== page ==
Neil

  • Hi Cathy. I have found that it is important to post even what seems as the silliest of questions, no one will judge you. The good people in this family have a vast wealth of knowledge & can also provide you with links to assist. Best wishes.

  • Sorry you are having to go through this as you have already been through enough in your lifetime! I agree with the others that have said you should get a second opinion before starting treatment! It is worth the drive and the effort. I also went to a board certified hem/onc but when I went to the CLL specialist it was as different as night and day. You owe it to yourself to do it.

  • I am a younger patient with 17p deletion so I think my experience is very relevant for you to hear. The decision to start treatment with ibrutinib at U Penn was decided at a WBC of about 60,000 and no other danger zone issues because they said they like to leave a little extra runway. That was in March and I decided to delay treatment until June to participate in a clinical study by which point WBC was at 97000 and my hemoglobin dipped to 5.5 requiring hospitalization right before the trial and my lymph nodes got huge (biggest 10x5 cm in my stomach). I was lucky to get it back over 8 to participate in the trial. The reason I did the trial was because Dr. Bryd at OSU said while ibrutinib was a game changer, I would not likely get the runway out of it that I needed as a young patient (I'm 48 but 62 is also young in my opinion) because people with 17p are more likely to relapse on ibrutinib. This is well documented online but doesn't get discussed because only 5-8% of us are 17p deleted at the front line. It still might be the best option for you, but like others have said, I would urge you to see a CLL specialist in a leading CLL center if you can. If you have started taking ibrutinib, your options for now will be limited, but you need to know state of the industry in particular, and this includes what is your Plan B if ibrutinib doesn't work (perhaps venetoclax).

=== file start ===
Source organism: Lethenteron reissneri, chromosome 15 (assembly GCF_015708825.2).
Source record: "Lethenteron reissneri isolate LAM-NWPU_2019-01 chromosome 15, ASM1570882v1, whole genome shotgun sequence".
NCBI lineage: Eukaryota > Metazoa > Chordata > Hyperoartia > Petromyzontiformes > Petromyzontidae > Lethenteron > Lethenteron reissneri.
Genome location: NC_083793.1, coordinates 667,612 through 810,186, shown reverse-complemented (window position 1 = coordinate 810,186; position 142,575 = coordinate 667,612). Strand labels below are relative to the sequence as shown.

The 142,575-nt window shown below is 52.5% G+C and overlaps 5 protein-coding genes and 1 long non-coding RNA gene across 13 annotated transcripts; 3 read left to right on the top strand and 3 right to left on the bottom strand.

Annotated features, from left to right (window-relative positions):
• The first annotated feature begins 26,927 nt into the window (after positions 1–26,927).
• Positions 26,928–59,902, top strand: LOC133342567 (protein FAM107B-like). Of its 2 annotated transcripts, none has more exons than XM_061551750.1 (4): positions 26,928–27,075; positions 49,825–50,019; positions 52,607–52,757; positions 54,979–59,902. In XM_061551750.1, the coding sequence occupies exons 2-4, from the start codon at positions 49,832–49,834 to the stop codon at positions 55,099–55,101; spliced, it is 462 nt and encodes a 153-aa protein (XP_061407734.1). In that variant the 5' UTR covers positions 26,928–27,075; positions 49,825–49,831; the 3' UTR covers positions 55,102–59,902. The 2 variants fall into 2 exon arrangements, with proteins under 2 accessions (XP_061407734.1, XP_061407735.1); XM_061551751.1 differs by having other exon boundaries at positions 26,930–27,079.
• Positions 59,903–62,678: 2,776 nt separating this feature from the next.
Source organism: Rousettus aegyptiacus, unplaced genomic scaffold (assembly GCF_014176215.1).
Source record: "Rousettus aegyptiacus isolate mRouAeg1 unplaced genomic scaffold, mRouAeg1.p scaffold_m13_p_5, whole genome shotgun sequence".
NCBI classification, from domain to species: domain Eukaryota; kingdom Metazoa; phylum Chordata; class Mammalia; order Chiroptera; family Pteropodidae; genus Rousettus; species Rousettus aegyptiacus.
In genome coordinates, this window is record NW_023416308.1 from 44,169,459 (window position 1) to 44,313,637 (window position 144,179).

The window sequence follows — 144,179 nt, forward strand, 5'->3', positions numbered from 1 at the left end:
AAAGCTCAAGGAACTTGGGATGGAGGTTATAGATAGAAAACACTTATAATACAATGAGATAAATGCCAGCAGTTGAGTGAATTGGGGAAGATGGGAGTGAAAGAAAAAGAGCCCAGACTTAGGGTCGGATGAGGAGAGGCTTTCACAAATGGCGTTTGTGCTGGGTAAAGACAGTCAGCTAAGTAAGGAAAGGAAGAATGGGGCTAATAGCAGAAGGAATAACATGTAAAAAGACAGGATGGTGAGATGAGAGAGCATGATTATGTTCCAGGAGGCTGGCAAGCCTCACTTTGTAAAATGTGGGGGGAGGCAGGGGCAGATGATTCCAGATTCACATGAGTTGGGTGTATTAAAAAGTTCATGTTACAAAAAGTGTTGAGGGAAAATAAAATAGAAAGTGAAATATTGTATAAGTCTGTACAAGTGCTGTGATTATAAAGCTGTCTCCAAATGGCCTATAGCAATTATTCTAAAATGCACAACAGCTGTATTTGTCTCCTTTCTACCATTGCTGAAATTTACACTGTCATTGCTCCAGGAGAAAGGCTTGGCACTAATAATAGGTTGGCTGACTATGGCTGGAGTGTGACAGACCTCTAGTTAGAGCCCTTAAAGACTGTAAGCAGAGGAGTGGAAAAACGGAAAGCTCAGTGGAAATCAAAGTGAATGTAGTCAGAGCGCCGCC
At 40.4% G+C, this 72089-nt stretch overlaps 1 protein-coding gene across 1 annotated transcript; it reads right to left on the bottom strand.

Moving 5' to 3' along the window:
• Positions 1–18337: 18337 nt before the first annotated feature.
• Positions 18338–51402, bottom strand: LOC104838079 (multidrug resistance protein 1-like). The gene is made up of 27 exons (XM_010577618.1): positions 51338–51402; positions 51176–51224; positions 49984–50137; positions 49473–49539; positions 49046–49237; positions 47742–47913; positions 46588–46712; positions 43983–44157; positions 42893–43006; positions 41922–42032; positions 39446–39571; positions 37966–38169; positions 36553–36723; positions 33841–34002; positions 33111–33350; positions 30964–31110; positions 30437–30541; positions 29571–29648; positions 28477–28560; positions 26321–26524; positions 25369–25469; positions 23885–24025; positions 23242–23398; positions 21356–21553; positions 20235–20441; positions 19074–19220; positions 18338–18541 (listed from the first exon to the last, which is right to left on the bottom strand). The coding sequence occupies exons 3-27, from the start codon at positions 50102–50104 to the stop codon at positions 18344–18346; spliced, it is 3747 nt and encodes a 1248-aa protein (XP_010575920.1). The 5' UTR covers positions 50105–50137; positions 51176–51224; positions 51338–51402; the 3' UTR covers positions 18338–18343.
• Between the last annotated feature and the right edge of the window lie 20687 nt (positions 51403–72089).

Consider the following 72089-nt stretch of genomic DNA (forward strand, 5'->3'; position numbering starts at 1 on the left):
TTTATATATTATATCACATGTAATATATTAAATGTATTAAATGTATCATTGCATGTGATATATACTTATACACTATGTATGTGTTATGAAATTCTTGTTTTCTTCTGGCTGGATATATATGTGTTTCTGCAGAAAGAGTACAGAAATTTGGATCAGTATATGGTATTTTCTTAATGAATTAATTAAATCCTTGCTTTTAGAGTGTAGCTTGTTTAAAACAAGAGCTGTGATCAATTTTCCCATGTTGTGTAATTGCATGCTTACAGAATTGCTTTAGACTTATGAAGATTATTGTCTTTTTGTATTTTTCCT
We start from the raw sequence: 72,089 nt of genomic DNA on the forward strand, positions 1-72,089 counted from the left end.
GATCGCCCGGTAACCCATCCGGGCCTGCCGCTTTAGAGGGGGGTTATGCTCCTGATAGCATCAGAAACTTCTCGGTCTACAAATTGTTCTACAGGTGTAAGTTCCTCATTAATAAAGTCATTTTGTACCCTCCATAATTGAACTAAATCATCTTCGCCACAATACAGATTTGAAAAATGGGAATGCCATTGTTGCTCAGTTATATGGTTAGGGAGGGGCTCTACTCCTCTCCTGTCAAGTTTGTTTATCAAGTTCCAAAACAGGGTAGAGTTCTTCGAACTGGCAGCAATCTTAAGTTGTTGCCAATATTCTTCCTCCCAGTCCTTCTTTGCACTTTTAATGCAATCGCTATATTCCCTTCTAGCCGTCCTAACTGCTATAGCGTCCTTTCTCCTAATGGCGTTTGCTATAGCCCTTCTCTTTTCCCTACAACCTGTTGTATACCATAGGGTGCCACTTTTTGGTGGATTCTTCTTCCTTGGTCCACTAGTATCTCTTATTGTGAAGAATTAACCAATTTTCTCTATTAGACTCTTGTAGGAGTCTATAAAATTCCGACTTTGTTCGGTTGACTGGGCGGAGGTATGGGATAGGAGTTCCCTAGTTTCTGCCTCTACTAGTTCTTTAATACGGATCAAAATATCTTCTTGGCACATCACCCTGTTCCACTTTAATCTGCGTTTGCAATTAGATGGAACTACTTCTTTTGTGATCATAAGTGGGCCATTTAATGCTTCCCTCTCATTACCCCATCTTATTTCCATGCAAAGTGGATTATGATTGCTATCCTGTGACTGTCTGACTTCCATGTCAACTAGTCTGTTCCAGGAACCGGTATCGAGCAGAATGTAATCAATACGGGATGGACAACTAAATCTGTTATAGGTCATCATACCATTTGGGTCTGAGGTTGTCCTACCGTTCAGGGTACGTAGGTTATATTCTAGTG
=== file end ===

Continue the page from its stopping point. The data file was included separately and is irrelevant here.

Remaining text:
I don't mean to scare you, but you need a specialist now that you are part of the 17p deleted club, the club we didn't want to join after joining the CLL club.

    On the plus side, I'm doing great and you will too, even on ibrutinib. It works very well and you will see an improvement in how you feel quickly.

    PS Get the second opinion, but don't delay.

  • I agree with Ellen. I saw Dr Flinn in Nashville for my 3rd opinion (long story). They have a couple of trials going in now, and one with Venetoclax coming up. I am moving my primary oncologist care to Flinn so I can hopefully participate in a trial. I drive 2h15m to see Flinn. It is worth it. I wish you the best with your decision.

    Nathan

  • Cathy - Dr. Flinn is a recognized CLL specialist. I join with others in encouraging you to get a second opinion from him. In addition to really knowing CLL, he is involved with some of the cutting edge trials. Several people at cllforum.com have posted about their experiences with him over the years.

    Just an FYI. You might want to lock future posts to community only. It protects your privacy and that of anyone responding. You can edit this one to lock it by clicking on the v next to like and scrolling down to the bottom to click on community only.